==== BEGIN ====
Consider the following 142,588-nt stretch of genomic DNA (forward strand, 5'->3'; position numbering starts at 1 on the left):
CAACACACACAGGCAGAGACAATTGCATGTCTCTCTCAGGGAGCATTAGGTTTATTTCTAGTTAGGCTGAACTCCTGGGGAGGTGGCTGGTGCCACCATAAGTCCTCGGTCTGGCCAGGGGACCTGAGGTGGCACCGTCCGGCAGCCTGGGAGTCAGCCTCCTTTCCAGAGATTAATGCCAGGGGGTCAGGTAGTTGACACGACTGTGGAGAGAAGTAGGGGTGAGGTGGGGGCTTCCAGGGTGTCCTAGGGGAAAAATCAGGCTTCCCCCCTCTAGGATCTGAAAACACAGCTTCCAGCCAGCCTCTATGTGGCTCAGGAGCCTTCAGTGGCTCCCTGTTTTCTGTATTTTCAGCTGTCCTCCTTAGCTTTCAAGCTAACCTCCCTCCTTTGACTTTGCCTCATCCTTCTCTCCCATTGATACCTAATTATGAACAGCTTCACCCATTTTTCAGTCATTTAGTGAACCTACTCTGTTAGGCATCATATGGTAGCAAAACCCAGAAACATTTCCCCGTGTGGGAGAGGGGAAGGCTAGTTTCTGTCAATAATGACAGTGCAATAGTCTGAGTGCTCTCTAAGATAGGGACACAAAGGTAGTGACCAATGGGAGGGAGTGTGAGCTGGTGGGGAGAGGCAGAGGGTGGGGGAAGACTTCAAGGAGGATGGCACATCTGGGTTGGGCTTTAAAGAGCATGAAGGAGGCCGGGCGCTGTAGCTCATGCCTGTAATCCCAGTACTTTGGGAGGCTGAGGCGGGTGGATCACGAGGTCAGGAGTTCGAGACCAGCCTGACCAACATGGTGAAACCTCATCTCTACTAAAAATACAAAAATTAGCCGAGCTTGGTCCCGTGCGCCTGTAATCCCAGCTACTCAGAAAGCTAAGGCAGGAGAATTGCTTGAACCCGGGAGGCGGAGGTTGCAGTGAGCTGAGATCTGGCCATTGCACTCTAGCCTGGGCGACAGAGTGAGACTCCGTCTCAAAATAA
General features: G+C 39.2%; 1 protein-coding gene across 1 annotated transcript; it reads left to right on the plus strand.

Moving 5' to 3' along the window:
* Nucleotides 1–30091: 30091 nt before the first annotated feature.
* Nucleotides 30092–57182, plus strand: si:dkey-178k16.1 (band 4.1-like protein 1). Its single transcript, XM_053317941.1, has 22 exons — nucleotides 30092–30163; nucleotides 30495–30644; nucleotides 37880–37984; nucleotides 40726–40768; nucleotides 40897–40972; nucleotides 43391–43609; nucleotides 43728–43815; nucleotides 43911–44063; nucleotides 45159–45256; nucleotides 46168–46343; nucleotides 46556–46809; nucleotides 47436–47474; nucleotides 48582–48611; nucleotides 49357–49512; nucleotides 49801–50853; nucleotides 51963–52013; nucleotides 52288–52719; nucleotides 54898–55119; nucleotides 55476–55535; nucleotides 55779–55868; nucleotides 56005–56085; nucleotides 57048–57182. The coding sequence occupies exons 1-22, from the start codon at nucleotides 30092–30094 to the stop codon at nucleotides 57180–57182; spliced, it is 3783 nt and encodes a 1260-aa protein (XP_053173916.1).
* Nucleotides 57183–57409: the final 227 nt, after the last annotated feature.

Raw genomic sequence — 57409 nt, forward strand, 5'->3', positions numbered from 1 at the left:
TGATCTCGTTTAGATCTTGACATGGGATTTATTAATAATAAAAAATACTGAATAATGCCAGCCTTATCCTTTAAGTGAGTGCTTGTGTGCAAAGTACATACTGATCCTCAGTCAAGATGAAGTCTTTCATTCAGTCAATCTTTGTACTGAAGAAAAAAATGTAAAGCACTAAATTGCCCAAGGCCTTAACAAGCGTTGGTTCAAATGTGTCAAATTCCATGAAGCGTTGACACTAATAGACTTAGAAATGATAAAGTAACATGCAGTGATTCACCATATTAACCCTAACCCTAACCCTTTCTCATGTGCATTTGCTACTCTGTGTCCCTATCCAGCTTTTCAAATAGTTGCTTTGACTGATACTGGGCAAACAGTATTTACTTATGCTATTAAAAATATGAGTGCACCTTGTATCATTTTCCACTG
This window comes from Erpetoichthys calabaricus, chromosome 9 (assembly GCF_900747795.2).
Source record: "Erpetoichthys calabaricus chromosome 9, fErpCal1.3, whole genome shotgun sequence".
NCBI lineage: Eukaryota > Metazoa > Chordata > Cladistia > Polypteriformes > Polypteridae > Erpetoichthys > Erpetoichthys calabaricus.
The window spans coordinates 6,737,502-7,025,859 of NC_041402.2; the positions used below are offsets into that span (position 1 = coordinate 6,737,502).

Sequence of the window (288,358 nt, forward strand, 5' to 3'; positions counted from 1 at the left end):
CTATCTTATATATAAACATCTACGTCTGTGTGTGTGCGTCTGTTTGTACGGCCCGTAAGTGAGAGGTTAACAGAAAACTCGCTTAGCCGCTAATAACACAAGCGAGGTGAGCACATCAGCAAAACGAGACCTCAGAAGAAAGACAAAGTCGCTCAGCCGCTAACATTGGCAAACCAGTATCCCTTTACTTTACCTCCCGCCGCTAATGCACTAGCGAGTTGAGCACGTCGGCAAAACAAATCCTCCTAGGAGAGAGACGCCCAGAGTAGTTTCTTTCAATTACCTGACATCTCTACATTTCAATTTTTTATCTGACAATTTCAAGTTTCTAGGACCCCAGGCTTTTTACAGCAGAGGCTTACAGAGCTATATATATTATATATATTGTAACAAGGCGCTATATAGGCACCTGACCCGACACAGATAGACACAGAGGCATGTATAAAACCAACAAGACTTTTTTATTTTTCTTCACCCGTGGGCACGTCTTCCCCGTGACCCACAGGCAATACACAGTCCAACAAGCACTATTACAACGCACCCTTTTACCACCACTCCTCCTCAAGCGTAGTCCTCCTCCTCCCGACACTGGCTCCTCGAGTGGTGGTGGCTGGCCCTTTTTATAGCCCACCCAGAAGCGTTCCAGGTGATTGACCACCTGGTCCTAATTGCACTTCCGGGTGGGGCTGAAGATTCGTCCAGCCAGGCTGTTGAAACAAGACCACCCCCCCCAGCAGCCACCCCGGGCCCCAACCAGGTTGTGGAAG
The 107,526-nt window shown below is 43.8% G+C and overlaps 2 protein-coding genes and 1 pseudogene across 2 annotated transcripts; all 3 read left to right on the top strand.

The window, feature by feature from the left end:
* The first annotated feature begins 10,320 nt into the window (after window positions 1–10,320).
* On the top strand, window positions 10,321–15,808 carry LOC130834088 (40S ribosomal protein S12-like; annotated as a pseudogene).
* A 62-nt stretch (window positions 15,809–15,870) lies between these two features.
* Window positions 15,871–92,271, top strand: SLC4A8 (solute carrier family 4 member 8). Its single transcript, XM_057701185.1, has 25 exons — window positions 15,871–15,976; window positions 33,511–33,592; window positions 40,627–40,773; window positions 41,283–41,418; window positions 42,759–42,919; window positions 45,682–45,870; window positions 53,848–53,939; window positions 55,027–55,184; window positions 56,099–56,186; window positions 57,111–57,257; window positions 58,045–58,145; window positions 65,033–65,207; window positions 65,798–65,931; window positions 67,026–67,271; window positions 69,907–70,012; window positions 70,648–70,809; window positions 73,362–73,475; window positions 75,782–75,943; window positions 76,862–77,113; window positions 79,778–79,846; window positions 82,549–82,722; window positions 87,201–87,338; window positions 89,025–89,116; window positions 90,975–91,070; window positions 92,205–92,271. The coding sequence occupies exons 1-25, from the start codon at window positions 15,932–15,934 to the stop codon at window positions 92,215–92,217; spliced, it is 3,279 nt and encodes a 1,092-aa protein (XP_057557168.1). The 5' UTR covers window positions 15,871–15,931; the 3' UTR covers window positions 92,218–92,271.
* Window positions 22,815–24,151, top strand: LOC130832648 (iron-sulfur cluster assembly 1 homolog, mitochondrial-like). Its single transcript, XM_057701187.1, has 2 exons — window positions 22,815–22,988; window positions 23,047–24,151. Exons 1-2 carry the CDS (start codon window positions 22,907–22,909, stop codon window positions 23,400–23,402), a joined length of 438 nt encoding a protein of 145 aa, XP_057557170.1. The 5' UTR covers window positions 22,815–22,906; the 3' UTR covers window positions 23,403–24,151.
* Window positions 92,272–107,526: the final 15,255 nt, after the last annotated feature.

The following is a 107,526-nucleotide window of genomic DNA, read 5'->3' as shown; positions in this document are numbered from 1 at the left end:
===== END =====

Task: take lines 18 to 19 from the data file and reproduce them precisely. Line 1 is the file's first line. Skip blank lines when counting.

* The first annotated feature begins 10,320 nt into the window (after window positions 1–10,320).
* On the top strand, window positions 10,321–15,808 carry LOC130834088 (40S ribosomal protein S12-like; annotated as a pseudogene).